gff ~ 256. If we only consider the exchange interaction, from Eq. 2-78, the

spin-splitting in the conduction band is exactly that in Eq. 1-13. However, this

is not correct because the first conduction band spin-down level comes from the

n = 0 manifold, while the first conduction band spin-up level comes from the n = 1

manifold. Different manifold numbers result in different matrix elements, which

will cause different state coupling, and thus spin-splitting due to the exchange

interaction is not what the simple model predicts. The conduction band g-

factors for InAs and InMnAs at 30 K and 290 K are shown in Fig. 2-5. This

clearly demonstrates how Mn doping affects the g-factors. At 290 K, the g-










200 .

S----30K
150- \\ In MnAs ---80K
\' To=110K .... 150K
0\\ c -- 290 K
o \
o 100 \\



50 -


0-

0 20 40 60 80

B (Tesla)

Figure 2-6: ,j-f Ii.. 1 of ferromagnetic In, ., i,,, As. Tc = 110 K.

factors are drastically reduced. This is because at high temperatures, thermal
fluctuations become so large that the alignment of the magnetic spins is less

favorable. However, if ferromagnetic DMS are employ, .1 due to the internal
exchange field, a strong alignment can be expected even at high temperatures. Now

we suppose a high-Tc In,, ..,Mi As system in which a Curie temperature of 110 K

is achieved. The g-factor for this system is shown in Fig. 2-6. Even at relatively
high temperature (still below the transition temperature though), big g-factors are

still obtained. The g-factor reaches infinity at zero field when temperatures are
below Tc because there is still spin-splitting even though there is no external field.















CHAPTER 3
CYCLOTRON RESONANCE

In chapter 2, a systematic method of calculating the electronic structure

of DMS was developed and described in detail and applied to the narrow gap

InMnAs. It has been seen that the band structure of DMS depends strongly

on Mn doping which induces the exchange interaction. The band structure also

depends on the strength of the applied magnetic field, as can be seen from Fig. 2-3

and 2-5. Apart from the theoretical calculation, optical experiments are ahliv-

good v--,V- to detect the electronic properties of semiconductors. Among these

methods, cyclotron resonance (CR) is an extensively used and a powerful diagnostic

tool for studying the inter-subband optical properties and effective masses of

carriers. Cyclotron resonance is a high-frequency transport experiment with all

the complications which characterize transport measurements. Through cyclotron

resonance, one can get the effective masses, which are determined by the peak of a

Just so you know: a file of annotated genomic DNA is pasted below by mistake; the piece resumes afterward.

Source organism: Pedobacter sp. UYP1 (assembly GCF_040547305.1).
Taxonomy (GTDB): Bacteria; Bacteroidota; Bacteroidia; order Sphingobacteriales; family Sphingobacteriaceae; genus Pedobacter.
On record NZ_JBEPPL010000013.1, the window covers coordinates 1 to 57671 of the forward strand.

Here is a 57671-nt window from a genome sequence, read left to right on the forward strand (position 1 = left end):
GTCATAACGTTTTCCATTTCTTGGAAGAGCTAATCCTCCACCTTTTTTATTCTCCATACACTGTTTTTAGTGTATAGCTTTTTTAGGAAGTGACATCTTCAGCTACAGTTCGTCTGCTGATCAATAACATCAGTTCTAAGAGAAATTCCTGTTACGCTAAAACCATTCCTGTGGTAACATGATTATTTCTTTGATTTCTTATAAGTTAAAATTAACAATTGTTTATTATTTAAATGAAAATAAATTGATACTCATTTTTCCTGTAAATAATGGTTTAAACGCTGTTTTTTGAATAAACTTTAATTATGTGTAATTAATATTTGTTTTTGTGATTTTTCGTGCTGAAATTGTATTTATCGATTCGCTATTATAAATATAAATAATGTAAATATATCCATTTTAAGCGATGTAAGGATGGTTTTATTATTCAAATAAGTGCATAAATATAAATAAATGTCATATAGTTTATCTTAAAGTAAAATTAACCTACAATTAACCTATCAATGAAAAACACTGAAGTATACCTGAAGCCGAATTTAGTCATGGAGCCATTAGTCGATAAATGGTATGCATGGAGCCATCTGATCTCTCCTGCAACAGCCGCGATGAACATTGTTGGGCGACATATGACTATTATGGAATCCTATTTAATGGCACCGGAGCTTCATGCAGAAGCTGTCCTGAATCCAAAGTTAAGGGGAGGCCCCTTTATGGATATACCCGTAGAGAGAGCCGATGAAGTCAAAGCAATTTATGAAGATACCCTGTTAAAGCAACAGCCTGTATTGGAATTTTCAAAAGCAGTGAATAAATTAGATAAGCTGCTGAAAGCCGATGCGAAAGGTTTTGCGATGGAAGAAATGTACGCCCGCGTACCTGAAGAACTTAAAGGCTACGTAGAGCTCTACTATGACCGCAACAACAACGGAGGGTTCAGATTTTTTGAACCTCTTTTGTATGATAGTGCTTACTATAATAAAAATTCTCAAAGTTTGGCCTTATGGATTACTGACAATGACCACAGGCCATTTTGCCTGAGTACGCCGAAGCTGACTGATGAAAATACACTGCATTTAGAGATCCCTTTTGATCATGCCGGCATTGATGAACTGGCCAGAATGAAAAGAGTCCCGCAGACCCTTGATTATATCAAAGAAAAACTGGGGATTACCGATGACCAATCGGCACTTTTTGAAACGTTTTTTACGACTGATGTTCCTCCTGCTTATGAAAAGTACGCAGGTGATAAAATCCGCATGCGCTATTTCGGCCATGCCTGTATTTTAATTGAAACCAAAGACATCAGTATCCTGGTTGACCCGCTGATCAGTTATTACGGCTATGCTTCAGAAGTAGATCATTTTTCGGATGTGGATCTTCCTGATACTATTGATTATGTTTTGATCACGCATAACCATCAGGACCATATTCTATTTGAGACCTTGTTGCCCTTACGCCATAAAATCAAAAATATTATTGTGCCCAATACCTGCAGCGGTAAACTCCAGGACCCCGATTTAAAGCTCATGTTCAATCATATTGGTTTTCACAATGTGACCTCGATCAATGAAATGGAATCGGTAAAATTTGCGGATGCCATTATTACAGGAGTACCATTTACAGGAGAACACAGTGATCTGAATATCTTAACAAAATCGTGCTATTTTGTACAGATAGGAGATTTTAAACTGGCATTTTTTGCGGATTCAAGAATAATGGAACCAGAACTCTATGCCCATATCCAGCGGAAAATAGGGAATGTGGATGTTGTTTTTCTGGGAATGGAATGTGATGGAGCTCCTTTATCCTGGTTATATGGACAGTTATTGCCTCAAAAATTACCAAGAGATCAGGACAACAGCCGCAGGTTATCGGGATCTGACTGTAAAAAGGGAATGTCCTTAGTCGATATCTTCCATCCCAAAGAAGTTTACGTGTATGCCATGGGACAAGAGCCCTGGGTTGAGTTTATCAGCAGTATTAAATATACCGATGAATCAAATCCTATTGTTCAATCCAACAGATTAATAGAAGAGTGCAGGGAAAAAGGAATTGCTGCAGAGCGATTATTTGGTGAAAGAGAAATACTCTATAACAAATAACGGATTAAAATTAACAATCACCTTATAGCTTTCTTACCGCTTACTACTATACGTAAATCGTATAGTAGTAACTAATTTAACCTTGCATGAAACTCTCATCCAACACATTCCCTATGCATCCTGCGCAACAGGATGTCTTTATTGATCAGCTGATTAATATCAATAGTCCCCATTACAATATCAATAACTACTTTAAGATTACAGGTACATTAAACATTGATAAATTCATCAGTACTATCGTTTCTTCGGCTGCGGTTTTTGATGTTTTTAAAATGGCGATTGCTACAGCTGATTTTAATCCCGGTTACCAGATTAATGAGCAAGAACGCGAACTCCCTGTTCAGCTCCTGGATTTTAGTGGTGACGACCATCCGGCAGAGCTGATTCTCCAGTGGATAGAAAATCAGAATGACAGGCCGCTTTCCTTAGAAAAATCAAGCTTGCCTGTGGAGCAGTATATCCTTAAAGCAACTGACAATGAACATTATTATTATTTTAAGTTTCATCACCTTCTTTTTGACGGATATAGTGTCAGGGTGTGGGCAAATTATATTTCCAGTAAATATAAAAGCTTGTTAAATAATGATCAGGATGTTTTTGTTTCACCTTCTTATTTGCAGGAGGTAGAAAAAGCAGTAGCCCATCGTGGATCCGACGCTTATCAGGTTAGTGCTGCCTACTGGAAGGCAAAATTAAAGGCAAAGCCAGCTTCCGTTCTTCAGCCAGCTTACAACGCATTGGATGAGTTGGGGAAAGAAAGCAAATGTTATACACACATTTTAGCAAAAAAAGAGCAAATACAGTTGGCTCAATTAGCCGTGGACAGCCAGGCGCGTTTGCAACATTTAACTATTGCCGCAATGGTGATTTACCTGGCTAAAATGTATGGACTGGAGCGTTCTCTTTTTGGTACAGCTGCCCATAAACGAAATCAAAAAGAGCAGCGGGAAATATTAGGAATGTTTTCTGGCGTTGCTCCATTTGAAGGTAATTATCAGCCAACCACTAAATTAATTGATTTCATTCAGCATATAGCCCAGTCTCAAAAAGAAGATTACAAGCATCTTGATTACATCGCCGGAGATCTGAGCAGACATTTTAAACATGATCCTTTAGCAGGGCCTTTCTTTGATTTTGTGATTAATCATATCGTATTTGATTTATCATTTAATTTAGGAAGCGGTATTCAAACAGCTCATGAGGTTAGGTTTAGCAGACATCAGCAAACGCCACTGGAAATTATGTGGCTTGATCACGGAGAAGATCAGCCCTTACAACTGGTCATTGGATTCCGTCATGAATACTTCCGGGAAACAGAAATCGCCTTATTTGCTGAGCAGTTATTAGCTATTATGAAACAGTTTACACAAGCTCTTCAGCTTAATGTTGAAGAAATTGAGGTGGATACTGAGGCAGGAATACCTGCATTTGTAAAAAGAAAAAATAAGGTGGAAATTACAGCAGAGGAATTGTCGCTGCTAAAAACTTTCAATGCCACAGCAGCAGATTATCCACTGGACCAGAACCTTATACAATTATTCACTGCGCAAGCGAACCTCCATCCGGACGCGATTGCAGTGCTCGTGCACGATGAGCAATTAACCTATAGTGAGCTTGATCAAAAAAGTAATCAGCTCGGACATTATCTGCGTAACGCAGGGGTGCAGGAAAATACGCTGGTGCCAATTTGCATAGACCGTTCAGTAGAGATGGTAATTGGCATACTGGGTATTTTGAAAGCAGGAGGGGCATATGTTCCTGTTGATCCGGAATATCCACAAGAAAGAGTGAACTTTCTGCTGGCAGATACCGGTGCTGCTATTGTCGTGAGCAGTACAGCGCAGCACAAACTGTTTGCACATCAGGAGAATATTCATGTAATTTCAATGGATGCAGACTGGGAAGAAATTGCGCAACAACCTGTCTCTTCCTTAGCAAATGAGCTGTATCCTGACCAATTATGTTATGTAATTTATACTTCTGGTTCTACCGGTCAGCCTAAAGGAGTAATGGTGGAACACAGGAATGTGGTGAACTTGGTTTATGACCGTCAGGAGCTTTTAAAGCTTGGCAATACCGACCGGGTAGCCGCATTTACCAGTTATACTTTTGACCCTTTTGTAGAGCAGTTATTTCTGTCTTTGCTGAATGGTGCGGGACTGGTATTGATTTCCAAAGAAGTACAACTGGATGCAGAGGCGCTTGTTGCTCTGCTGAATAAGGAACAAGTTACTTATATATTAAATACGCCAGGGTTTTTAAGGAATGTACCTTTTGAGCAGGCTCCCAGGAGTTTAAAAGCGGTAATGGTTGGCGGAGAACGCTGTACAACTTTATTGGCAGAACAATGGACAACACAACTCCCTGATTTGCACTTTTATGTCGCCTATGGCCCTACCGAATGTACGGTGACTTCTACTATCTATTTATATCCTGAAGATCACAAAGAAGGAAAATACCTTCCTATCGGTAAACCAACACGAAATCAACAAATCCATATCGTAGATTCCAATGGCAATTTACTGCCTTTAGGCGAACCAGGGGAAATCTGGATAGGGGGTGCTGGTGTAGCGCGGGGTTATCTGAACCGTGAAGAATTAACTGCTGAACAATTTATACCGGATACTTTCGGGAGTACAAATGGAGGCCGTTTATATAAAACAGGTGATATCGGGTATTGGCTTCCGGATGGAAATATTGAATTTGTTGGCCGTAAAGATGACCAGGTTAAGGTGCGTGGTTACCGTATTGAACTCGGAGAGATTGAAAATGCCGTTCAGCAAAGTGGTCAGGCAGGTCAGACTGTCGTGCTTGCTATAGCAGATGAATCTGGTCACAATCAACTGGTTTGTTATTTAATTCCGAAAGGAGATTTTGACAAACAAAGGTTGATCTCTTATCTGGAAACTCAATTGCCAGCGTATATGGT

resonance line, while scattering information is obtained from the line broadening.

Cyclotron resonance occurs when electrons absorb photons and make a transition

between two .i,.] ient Landau levels. From cyclotron resonance measurements one

can infer the magnetic field dependent band structure of the material. Since the

band structure of a DMS is so sensitive to magnetic fields, this is a useful means to

study and obtain band information from a comparison between the experimental

results and theoretical calculations.

3.1 General Theory of Cyclotron Resonance

3.1.1 Optical Absorption

The absorption coefficient, a, can be determined by calculating the absorption

rate T of incident light with angular frequency w in a unit volume. Suppose the









energy flux of the incident light is S, then the photon flux density is S/hw, and we

have Tdx = Sadx/hw, i.e.

a(WU) = T() (3-1)
S

T(w) is the sum of the transition probabilities Wif under the illumination of light

with angular frequency w divided by the volume, namely


T = W (3-2)
i,f

where i, f are the labels for the initial and final states. The summation runs over

all states. For absorption between state i and f, the transition probability from

Fermi's golden rule [72] is,

2r
Wabs = Hf 26(Ef Ej hw), (3-3)

and for emission
27 1
Wems 2= H |26(E- Ef+ hw), (3-4)

where Ei and Ef are the energies of the initial and final states (here we only want

the final expression for absorption, so in emission, even the electrons transit from

state f to state i, we still call state i is the initial state, and state f the final state),

respectively, and the 6 function ensures the conservation of energy in the optical

transition. H' is the electron photon interaction Hamiltonian. Essentially, in

optical transitions, momentum should also be conserved. However, since the photon

momentum p = h/A is much smaller than the typical electron momentum, we

generally consider the optical transition to be v,-i I ical", which means an electron

can only transit to states with the same k, i.e., wee ignore the photon momentum.

In semiconductors when dealing with the realistic case of absorption, we need

to take into account the state occupation probability by electrons, which in thermal










equilibrium is described by a Fermi-Dirac distribution function

1
f = t (3-5)
1 + E-EFkBT' (5)

and so the rate of absorption in the whole
1 2 1 1
Tif= H h 26(Ef E, hw)fi( ff) (3-6)
iv

and the emission rate